The House of the Seven Gables: A Romance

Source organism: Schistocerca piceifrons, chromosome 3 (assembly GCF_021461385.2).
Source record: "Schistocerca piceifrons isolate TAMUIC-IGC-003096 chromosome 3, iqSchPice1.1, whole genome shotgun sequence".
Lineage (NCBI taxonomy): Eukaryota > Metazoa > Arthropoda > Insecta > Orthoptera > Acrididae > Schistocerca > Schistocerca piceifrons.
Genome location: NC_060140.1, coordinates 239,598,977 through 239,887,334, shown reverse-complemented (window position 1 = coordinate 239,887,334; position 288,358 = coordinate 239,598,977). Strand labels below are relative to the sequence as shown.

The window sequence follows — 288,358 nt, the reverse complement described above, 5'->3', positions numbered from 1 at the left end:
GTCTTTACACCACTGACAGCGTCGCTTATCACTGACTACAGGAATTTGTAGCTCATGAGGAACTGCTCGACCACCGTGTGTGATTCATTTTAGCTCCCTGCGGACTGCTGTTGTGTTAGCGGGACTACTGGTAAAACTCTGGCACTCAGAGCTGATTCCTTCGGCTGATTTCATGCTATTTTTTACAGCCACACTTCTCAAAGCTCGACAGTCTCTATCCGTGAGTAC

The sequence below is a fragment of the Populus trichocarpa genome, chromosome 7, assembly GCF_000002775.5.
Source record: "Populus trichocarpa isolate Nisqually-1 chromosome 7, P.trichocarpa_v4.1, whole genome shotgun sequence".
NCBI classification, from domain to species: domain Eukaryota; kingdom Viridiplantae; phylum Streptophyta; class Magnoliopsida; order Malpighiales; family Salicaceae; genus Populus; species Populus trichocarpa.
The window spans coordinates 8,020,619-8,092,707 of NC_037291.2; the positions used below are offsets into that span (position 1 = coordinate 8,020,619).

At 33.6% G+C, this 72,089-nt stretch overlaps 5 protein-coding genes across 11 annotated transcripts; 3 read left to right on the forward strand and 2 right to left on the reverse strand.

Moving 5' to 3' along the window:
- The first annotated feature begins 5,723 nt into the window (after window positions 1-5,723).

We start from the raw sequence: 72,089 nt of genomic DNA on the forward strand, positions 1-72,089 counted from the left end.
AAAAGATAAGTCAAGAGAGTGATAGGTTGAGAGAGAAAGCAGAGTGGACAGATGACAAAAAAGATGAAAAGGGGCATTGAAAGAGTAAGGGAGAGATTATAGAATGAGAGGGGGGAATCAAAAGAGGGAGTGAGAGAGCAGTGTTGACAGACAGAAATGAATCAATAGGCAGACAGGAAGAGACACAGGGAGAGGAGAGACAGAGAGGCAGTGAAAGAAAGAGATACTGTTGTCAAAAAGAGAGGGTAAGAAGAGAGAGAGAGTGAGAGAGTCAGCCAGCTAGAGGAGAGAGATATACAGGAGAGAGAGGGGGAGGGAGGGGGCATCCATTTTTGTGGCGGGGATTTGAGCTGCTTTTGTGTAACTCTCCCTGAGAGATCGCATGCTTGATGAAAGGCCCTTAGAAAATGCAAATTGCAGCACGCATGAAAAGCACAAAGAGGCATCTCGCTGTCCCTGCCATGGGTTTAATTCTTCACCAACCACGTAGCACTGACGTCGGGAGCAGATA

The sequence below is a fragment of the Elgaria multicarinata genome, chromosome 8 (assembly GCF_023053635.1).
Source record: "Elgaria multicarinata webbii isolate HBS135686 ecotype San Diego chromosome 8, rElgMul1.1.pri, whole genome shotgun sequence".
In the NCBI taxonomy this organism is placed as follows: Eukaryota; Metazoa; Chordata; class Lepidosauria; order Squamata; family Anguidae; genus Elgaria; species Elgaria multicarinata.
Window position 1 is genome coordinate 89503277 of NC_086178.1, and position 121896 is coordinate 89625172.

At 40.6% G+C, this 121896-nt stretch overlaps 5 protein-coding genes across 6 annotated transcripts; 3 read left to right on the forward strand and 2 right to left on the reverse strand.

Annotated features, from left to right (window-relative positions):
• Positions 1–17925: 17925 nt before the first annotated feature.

This historic book may have numerous typos and missing text. Purchasers can usually download a free scanned copy of the original book (without typos) ... Show synopsis This historic book may have numerous typos and missing text. Purchasers can usually download a free scanned copy of the original book (without typos) from the publisher. Not indexed. Not illustrated. 1851 edition. Excerpt: ...when one of those Italian boys (who are rather a modern feature of our streets) came along with his barrel-organ, and stopped under the wide and cool shadows of the elm. With his quick professional eye, he took note of the two faces watching him from the arched window, and, opening his instrument, began to scatter its melodies abroad. He had a monkey on his shoulder, dressed in a Highland plaid; and, to complete the sum of splendid attractions wherewith he presented himself to the public, there was a company of little figures, whose sphere and habitation was in the mahogany case of his organ, and whose principle of life was the music, which the Italian made it his business to grind out In all their variety of occupation, --the cobbler, the blacksmith, the soldier, the lady with her fan, the toper with his bottle, the milk-maid sitting by her cow, --this fortunate little society might truly be said to enjoy a harmonious existence, and to make life literally a dance. The Italian turned a crank; and, behold! every one of these small individuals started into the most curious vivacity. The cobbler wrought upon a shoe; the blacksmith hammered his iron; the soldier waved his glittering blade; the lady raised a tiny breeze with her fan; the jolly toper swigged lustily at his bottle; a scholar opened his book, with eager thirst for knowledge, and turned his head to and fro along the page; the milk-maid energetically drained her cow; and a miser counted gold into his strong box;--all at the same turning of a crank. Yes; and, moved by the self-same impulse, a lover saluted his mistress on her lips! Possibly, some cynic, at once merry and bitter, had desired to signify, in this pantomimic scene, that we mortals, whatever our business or.